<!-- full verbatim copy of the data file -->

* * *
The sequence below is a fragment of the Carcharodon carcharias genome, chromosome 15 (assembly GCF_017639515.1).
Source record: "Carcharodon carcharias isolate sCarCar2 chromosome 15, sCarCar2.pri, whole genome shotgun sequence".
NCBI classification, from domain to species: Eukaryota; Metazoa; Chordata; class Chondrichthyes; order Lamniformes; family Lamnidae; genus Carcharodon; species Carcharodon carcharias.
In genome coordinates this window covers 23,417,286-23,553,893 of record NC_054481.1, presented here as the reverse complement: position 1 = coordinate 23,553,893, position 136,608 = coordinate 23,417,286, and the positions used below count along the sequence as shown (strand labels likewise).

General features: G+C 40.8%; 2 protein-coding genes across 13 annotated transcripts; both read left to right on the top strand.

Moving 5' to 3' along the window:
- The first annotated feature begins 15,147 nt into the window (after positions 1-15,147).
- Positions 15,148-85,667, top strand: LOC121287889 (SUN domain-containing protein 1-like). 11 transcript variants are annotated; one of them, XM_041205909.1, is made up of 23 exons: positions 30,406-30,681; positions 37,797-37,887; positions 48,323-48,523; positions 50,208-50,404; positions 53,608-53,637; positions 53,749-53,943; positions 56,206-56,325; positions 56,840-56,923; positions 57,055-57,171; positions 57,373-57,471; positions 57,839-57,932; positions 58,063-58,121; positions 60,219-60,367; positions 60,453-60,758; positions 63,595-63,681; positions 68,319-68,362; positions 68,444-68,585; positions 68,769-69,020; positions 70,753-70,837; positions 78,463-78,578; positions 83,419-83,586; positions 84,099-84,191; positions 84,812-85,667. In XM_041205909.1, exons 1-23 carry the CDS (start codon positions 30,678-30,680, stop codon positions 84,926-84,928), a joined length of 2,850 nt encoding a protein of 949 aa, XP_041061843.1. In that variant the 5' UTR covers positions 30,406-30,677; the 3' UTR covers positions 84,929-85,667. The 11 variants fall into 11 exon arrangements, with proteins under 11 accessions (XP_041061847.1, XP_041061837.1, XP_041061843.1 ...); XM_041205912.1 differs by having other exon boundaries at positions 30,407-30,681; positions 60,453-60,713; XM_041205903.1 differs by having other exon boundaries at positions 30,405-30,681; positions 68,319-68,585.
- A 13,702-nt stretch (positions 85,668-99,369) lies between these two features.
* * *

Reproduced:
The sequence below is a fragment of the Carcharodon carcharias genome, chromosome 15 (assembly GCF_017639515.1).
Source record: "Carcharodon carcharias isolate sCarCar2 chromosome 15, sCarCar2.pri, whole genome shotgun sequence".
NCBI classification, from domain to species: Eukaryota; Metazoa; Chordata; class Chondrichthyes; order Lamniformes; family Lamnidae; genus Carcharodon; species Carcharodon carcharias.
In genome coordinates this window covers 23,417,286-23,553,893 of record NC_054481.1, presented here as the reverse complement: position 1 = coordinate 23,553,893, position 136,608 = coordinate 23,417,286, and the positions used below count along the sequence as shown (strand labels likewise).

General features: G+C 40.8%; 2 protein-coding genes across 13 annotated transcripts; both read left to right on the top strand.

Moving 5' to 3' along the window:
- The first annotated feature begins 15,147 nt into the window (after positions 1-15,147).
- Positions 15,148-85,667, top strand: LOC121287889 (SUN domain-containing protein 1-like). 11 transcript variants are annotated; one of them, XM_041205909.1, is made up of 23 exons: positions 30,406-30,681; positions 37,797-37,887; positions 48,323-48,523; positions 50,208-50,404; positions 53,608-53,637; positions 53,749-53,943; positions 56,206-56,325; positions 56,840-56,923; positions 57,055-57,171; positions 57,373-57,471; positions 57,839-57,932; positions 58,063-58,121; positions 60,219-60,367; positions 60,453-60,758; positions 63,595-63,681; positions 68,319-68,362; positions 68,444-68,585; positions 68,769-69,020; positions 70,753-70,837; positions 78,463-78,578; positions 83,419-83,586; positions 84,099-84,191; positions 84,812-85,667. In XM_041205909.1, exons 1-23 carry the CDS (start codon positions 30,678-30,680, stop codon positions 84,926-84,928), a joined length of 2,850 nt encoding a protein of 949 aa, XP_041061843.1. In that variant the 5' UTR covers positions 30,406-30,677; the 3' UTR covers positions 84,929-85,667. The 11 variants fall into 11 exon arrangements, with proteins under 11 accessions (XP_041061847.1, XP_041061837.1, XP_041061843.1 ...); XM_041205912.1 differs by having other exon boundaries at positions 30,407-30,681; positions 60,453-60,713; XM_041205903.1 differs by having other exon boundaries at positions 30,405-30,681; positions 68,319-68,585.
- A 13,702-nt stretch (positions 85,668-99,369) lies between these two features.